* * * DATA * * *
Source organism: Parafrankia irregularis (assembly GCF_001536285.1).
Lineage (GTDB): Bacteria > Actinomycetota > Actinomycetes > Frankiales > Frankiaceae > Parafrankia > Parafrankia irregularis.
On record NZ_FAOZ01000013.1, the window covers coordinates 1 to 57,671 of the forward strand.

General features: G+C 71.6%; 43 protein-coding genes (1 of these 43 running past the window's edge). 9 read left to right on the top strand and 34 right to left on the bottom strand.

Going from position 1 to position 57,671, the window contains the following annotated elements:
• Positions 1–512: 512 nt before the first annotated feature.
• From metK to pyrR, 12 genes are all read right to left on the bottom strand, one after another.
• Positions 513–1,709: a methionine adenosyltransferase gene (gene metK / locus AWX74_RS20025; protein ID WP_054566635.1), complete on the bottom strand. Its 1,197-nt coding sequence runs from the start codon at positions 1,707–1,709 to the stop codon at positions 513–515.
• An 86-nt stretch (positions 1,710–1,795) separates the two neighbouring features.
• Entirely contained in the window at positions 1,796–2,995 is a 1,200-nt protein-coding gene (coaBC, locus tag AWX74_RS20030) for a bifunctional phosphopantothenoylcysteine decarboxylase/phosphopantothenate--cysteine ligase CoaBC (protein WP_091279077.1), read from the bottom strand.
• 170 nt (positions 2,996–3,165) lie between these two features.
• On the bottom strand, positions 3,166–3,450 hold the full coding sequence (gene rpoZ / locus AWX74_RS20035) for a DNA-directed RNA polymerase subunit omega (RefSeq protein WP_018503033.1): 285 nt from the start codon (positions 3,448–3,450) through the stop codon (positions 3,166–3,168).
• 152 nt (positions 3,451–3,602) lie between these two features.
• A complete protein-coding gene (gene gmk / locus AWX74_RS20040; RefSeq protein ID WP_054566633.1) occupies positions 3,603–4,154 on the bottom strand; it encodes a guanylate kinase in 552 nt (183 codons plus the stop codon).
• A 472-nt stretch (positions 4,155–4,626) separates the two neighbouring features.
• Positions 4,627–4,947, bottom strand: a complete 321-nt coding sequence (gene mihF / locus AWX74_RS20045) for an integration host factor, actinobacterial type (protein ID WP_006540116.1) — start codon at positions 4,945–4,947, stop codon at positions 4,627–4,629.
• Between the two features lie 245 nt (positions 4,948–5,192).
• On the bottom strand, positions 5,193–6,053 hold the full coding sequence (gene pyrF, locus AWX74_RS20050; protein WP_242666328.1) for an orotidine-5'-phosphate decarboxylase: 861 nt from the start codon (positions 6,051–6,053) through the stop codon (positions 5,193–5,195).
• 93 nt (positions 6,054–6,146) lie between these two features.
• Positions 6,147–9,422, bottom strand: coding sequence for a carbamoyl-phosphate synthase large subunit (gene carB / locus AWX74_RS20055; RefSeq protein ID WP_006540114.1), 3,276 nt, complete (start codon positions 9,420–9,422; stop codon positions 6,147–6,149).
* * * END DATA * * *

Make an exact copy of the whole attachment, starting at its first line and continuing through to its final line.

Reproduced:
Source organism: Parafrankia irregularis (assembly GCF_001536285.1).
Lineage (GTDB): Bacteria > Actinomycetota > Actinomycetes > Frankiales > Frankiaceae > Parafrankia > Parafrankia irregularis.
On record NZ_FAOZ01000013.1, the window covers coordinates 1 to 57,671 of the forward strand.

General features: G+C 71.6%; 43 protein-coding genes (1 of these 43 running past the window's edge). 9 read left to right on the top strand and 34 right to left on the bottom strand.

Going from position 1 to position 57,671, the window contains the following annotated elements:
• Positions 1–512: 512 nt before the first annotated feature.
• From metK to pyrR, 12 genes are all read right to left on the bottom strand, one after another.
• Positions 513–1,709: a methionine adenosyltransferase gene (gene metK / locus AWX74_RS20025; protein ID WP_054566635.1), complete on the bottom strand. Its 1,197-nt coding sequence runs from the start codon at positions 1,707–1,709 to the stop codon at positions 513–515.
• An 86-nt stretch (positions 1,710–1,795) separates the two neighbouring features.
• Entirely contained in the window at positions 1,796–2,995 is a 1,200-nt protein-coding gene (coaBC, locus tag AWX74_RS20030) for a bifunctional phosphopantothenoylcysteine decarboxylase/phosphopantothenate--cysteine ligase CoaBC (protein WP_091279077.1), read from the bottom strand.
• 170 nt (positions 2,996–3,165) lie between these two features.
• On the bottom strand, positions 3,166–3,450 hold the full coding sequence (gene rpoZ / locus AWX74_RS20035) for a DNA-directed RNA polymerase subunit omega (RefSeq protein WP_018503033.1): 285 nt from the start codon (positions 3,448–3,450) through the stop codon (positions 3,166–3,168).
• 152 nt (positions 3,451–3,602) lie between these two features.
• A complete protein-coding gene (gene gmk / locus AWX74_RS20040; RefSeq protein ID WP_054566633.1) occupies positions 3,603–4,154 on the bottom strand; it encodes a guanylate kinase in 552 nt (183 codons plus the stop codon).
• A 472-nt stretch (positions 4,155–4,626) separates the two neighbouring features.
• Positions 4,627–4,947, bottom strand: a complete 321-nt coding sequence (gene mihF / locus AWX74_RS20045) for an integration host factor, actinobacterial type (protein ID WP_006540116.1) — start codon at positions 4,945–4,947, stop codon at positions 4,627–4,629.
• Between the two features lie 245 nt (positions 4,948–5,192).
• On the bottom strand, positions 5,193–6,053 hold the full coding sequence (gene pyrF, locus AWX74_RS20050; protein WP_242666328.1) for an orotidine-5'-phosphate decarboxylase: 861 nt from the start codon (positions 6,051–6,053) through the stop codon (positions 5,193–5,195).
• 93 nt (positions 6,054–6,146) lie between these two features.
• Positions 6,147–9,422, bottom strand: coding sequence for a carbamoyl-phosphate synthase large subunit (gene carB / locus AWX74_RS20055; RefSeq protein ID WP_006540114.1), 3,276 nt, complete (start codon positions 9,420–9,422; stop codon positions 6,147–6,149).